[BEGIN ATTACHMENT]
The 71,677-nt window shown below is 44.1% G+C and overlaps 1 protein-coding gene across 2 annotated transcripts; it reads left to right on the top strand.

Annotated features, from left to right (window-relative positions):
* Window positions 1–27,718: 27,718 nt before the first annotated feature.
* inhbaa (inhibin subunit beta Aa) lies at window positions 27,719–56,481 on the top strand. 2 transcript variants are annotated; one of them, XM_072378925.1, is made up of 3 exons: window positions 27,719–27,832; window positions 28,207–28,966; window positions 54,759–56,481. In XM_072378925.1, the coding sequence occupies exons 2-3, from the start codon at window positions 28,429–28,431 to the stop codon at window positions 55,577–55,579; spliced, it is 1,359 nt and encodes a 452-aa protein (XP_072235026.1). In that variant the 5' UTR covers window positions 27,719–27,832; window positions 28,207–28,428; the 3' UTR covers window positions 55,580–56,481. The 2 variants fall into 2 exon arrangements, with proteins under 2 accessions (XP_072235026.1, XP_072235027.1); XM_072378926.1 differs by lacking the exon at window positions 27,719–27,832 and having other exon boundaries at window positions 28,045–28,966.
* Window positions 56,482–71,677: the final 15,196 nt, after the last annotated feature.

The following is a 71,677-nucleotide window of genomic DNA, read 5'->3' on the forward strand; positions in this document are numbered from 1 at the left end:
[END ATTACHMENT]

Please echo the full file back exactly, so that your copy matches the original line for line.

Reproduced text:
The 71,677-nt window shown below is 44.1% G+C and overlaps 1 protein-coding gene across 2 annotated transcripts; it reads left to right on the top strand.

Annotated features, from left to right (window-relative positions):
* Window positions 1–27,718: 27,718 nt before the first annotated feature.
* inhbaa (inhibin subunit beta Aa) lies at window positions 27,719–56,481 on the top strand. 2 transcript variants are annotated; one of them, XM_072378925.1, is made up of 3 exons: window positions 27,719–27,832; window positions 28,207–28,966; window positions 54,759–56,481. In XM_072378925.1, the coding sequence occupies exons 2-3, from the start codon at window positions 28,429–28,431 to the stop codon at window positions 55,577–55,579; spliced, it is 1,359 nt and encodes a 452-aa protein (XP_072235026.1). In that variant the 5' UTR covers window positions 27,719–27,832; window positions 28,207–28,428; the 3' UTR covers window positions 55,580–56,481. The 2 variants fall into 2 exon arrangements, with proteins under 2 accessions (XP_072235026.1, XP_072235027.1); XM_072378926.1 differs by lacking the exon at window positions 27,719–27,832 and having other exon boundaries at window positions 28,045–28,966.
* Window positions 56,482–71,677: the final 15,196 nt, after the last annotated feature.

The following is a 71,677-nucleotide window of genomic DNA, read 5'->3' on the forward strand; positions in this document are numbered from 1 at the left end: